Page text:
Thursday not only marks 24 years since the sexual assault and murder of 20-month-old Quortney Kley, but it is also the day her killer Cayce Williams, 47, left prison.
“The thought of him being out and being able to potentially do something like this again is, you know, very scary,” the victim’s mother Margaret “Gretta” Morgan said, according to WLS. “It’s a hard thing when you get a form letter in the mail that this monster’s getting out of jail.”
In 1997, Williams, then Morgan’s boyfriend, babysat the victim and her 5-year-old sister while the mother was at work, according to The Chicago Tribune. He took Quortney to the hospital with severe injuries. Suspicious medical officials called cops. It turned out that the toddler had been beaten and sexually assaulted.
Cayce Williams murdered and sexually assaulted toddler Quortney Kley, his girlfriend’s 20-month-old daughter, on February 25, 1997. He will be released from prison exactly 24 years later. https://t.co/64tCOTdVoG
— ABC 7 Chicago (@ABC7Chicago) February 25, 2021
The defendant finally pleaded guilty to first-degree murder and criminal sexual assault in 2006, and was sentenced to 48 years in prison, dodging the death penalty. In practice, his actual punishment ended up being way shorter. He was originally charged amid the state’s Truth-in-Sentencing law, which required that people convicted of murder serve 100-percent of their sentence. The Illinois Supreme Court struck down that statute in 1999 for violating the single-subject rule of the Illinois Constitution. Per the Chicago Tribune at the time:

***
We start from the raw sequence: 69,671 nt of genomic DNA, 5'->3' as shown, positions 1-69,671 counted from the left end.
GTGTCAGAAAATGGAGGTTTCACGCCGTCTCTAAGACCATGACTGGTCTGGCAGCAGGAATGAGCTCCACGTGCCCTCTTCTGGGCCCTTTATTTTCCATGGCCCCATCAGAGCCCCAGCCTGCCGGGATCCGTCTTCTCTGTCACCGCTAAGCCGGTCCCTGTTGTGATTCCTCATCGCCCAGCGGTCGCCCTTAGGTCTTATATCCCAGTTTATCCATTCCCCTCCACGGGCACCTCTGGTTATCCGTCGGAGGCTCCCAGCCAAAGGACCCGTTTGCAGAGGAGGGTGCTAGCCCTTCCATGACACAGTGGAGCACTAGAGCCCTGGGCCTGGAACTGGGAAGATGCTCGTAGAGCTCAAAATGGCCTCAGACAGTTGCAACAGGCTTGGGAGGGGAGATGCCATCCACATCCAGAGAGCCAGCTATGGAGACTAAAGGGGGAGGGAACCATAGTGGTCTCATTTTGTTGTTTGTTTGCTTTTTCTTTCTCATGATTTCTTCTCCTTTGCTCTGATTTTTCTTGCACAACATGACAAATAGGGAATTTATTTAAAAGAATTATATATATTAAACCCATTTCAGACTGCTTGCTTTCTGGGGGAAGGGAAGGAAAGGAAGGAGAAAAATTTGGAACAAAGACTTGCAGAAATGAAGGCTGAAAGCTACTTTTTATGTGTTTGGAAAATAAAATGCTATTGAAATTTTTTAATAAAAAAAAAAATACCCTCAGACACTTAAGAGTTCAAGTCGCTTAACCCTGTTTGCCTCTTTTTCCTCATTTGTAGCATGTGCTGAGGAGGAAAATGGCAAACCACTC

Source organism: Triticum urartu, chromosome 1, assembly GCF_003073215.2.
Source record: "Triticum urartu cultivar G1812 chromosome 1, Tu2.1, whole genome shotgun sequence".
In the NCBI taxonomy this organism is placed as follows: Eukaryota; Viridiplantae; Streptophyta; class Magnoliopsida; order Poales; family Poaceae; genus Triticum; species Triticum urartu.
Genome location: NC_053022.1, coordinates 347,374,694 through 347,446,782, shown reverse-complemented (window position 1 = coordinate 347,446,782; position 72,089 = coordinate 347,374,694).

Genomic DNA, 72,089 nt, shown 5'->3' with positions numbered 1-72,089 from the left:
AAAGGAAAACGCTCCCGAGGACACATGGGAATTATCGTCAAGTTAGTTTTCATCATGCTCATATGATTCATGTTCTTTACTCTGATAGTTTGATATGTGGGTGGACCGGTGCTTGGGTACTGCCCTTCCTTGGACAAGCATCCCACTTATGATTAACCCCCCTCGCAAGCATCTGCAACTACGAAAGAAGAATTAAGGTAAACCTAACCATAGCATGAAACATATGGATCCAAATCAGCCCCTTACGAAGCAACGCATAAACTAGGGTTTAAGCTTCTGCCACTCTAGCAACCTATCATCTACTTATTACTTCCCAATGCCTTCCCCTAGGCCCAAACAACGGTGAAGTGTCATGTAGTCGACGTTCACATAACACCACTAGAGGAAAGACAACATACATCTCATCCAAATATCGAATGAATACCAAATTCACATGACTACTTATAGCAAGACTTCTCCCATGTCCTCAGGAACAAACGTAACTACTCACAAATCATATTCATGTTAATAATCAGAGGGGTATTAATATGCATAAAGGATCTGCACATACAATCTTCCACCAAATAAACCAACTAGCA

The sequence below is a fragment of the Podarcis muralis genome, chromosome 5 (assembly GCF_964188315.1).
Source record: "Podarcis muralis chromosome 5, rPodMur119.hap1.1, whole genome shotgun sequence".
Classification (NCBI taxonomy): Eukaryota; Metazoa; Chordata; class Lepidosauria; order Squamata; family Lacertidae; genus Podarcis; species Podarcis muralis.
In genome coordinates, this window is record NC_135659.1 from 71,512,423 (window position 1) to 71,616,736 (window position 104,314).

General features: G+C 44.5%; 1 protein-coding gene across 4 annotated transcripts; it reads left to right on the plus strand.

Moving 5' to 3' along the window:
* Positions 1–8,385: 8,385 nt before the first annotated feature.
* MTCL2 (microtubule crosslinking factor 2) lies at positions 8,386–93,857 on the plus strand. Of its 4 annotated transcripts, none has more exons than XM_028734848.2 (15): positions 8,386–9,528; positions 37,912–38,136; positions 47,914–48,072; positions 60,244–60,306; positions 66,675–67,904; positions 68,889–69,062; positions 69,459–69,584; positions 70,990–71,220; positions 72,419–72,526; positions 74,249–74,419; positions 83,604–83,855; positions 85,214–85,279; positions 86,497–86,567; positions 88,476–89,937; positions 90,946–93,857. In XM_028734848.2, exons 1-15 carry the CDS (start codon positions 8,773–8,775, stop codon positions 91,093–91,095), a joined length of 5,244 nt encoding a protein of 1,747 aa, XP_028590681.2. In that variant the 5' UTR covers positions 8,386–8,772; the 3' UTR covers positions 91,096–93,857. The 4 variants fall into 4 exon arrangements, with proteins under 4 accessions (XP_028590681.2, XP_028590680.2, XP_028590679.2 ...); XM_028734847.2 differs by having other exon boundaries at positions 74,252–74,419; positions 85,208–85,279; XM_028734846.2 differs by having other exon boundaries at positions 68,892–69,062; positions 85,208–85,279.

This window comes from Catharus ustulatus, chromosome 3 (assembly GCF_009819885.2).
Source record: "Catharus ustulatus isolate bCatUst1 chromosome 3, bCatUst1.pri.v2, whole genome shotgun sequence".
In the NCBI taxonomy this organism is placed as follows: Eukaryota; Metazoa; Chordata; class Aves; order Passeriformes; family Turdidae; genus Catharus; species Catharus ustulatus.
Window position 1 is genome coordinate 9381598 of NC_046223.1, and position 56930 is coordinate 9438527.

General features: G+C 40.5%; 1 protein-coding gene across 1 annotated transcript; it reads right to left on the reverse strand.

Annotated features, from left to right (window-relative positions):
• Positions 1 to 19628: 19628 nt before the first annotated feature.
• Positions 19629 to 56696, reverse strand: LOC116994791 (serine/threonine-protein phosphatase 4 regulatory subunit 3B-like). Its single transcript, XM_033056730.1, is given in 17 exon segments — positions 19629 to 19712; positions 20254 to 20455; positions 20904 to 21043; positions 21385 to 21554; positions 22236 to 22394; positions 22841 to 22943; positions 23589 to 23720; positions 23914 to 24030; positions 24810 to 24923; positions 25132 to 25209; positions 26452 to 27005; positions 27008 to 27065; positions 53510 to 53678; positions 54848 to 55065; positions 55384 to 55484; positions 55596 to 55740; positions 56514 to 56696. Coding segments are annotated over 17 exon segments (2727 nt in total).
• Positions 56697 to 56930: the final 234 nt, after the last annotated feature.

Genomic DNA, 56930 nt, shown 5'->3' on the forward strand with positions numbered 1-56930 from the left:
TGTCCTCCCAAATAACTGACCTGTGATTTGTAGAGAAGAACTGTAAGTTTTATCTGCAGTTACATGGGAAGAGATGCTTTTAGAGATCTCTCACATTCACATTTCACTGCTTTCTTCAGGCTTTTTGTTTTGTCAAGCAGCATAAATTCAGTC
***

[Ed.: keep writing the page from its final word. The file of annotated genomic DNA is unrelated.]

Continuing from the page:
The Supreme Court ruled that the law violated a provision of the Illinois Constitution that requires legislation to be limited to a single subject–in part to prevent the attachment of unpopular legislative items to unrelated proposals with broad support.
Chief Justice Charles Freeman wrote the court’s opinion, which was issued without dissent. The ruling noted that the truth-in-sentencing provision was passed as part of a law dealing with at least five legislative subjects, including both civil and criminal topics. The law’s provisions ranged from revamping the state’s criminal insanity defense to altering the procedures for hospital liens.
Williams only had to serve half of his sentence. He dodged cameras upon his release on Thursday, according to WLS. Quortney’s father, Missouri resident Jesse Kley, was outside the Dixon Correctional Center on Thursday.
“We wanted the death penalty to begin with,” Kley said. “He worked the system until they gave up. They offered him 48 years. We knew nothing about the Truth-in-Sentencing or whatever it was. We assumed that he was going to do 100 percent of the time for the murder.”
[Illinois Department of Corrections]
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